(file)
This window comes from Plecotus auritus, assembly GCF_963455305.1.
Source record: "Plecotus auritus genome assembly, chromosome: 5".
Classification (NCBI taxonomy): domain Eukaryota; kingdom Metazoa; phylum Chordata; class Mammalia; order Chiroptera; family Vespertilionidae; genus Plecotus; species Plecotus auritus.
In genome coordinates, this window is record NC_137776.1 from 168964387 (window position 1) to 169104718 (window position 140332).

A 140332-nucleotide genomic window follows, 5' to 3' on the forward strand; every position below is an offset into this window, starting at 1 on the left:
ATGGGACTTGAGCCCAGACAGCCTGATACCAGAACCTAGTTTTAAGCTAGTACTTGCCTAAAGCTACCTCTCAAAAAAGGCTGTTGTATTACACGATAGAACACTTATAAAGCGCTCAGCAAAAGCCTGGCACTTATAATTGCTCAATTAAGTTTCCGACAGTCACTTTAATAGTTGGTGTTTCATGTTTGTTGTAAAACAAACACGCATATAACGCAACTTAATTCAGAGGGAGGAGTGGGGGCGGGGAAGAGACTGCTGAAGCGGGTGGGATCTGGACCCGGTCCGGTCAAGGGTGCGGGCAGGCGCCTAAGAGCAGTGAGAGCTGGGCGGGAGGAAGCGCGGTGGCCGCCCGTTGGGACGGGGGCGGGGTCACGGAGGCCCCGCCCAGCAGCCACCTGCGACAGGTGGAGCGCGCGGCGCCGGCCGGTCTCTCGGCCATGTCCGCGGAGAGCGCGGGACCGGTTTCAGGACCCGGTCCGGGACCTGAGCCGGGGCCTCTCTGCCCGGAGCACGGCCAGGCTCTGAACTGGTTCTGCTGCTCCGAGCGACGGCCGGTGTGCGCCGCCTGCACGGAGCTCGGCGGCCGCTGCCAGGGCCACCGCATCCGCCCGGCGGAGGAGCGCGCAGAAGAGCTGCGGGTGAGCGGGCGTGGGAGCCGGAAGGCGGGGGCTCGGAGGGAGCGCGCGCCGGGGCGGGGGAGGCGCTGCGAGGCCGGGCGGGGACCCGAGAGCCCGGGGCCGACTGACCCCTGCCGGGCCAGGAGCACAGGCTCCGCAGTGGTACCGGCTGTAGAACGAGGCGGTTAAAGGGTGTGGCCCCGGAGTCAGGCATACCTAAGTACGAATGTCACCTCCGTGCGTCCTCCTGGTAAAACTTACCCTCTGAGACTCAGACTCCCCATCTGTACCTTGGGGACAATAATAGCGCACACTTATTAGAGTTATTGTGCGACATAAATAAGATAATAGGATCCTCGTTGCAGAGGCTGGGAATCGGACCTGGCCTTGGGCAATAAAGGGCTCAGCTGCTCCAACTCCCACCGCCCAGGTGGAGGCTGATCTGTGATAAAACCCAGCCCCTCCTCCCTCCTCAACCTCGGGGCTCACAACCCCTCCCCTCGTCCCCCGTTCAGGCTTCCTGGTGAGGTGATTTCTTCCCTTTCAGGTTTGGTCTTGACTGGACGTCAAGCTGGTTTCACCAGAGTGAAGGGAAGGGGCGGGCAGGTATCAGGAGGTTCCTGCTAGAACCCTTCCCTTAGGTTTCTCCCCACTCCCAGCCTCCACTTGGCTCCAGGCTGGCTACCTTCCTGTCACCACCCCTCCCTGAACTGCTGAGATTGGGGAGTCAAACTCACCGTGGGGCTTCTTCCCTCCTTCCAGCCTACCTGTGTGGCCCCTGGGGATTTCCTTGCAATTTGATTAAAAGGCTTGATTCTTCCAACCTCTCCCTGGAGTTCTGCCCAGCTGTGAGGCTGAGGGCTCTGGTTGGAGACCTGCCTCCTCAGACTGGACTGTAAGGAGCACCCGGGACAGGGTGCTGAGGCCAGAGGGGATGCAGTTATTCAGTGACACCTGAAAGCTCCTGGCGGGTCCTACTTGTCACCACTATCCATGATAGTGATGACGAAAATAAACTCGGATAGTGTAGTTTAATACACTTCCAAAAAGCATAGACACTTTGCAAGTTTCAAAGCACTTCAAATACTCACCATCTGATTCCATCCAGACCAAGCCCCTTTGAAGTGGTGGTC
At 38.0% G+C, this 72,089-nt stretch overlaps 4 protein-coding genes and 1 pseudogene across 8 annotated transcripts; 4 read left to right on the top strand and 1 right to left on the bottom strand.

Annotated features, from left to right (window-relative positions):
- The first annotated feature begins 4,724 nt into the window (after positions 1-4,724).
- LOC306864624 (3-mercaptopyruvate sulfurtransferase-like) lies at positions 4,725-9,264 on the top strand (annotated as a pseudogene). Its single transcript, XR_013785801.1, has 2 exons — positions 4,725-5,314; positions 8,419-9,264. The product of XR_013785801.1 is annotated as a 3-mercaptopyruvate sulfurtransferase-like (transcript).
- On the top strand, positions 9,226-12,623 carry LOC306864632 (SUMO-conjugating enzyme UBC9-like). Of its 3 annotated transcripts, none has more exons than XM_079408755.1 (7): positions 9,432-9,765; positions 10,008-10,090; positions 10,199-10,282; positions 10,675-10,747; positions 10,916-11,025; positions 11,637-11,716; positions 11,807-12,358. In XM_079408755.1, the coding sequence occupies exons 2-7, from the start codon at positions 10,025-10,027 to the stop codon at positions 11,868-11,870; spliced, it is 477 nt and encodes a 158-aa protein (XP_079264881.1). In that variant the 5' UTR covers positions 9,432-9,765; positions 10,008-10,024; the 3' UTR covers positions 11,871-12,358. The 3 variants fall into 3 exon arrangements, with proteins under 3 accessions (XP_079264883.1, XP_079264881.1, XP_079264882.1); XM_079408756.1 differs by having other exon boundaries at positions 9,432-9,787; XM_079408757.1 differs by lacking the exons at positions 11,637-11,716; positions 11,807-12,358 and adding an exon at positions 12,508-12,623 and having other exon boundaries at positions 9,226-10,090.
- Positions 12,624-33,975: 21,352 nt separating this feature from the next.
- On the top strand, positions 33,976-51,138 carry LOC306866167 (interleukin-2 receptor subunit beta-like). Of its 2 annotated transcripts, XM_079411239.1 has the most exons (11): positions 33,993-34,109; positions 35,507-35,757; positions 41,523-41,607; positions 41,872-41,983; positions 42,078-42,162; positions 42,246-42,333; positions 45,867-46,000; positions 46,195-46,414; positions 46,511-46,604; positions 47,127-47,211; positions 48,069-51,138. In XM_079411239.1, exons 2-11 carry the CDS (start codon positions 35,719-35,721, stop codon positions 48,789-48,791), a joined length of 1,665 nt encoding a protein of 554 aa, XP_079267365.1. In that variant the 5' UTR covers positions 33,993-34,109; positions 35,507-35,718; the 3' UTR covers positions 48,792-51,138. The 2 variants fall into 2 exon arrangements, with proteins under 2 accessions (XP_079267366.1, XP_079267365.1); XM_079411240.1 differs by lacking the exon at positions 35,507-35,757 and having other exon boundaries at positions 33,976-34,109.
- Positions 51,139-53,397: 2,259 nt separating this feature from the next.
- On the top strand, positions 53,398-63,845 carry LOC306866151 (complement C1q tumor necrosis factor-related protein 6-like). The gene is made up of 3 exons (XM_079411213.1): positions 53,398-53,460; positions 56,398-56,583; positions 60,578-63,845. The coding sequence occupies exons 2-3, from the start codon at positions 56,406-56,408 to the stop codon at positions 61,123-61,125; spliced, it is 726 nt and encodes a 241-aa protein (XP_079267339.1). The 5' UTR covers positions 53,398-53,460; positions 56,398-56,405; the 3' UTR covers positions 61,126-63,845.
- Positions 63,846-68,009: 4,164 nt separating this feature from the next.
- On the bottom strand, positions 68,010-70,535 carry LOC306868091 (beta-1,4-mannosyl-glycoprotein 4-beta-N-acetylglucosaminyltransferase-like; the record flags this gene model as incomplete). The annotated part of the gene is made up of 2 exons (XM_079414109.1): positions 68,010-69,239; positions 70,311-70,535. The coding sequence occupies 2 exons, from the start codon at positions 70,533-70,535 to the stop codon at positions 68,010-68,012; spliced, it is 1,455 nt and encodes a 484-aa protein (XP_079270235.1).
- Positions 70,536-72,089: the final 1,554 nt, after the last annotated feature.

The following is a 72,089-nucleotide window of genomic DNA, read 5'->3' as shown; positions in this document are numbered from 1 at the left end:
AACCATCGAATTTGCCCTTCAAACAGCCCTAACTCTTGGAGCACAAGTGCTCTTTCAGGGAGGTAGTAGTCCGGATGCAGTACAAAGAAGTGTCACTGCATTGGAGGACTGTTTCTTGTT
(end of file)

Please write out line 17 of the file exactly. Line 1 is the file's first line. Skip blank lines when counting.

- On the bottom strand, positions 68,010-70,535 carry LOC306868091 (beta-1,4-mannosyl-glycoprotein 4-beta-N-acetylglucosaminyltransferase-like; the record flags this gene model as incomplete). The annotated part of the gene is made up of 2 exons (XM_079414109.1): positions 68,010-69,239; positions 70,311-70,535. The coding sequence occupies 2 exons, from the start codon at positions 70,533-70,535 to the stop codon at positions 68,010-68,012; spliced, it is 1,455 nt and encodes a 484-aa protein (XP_079270235.1).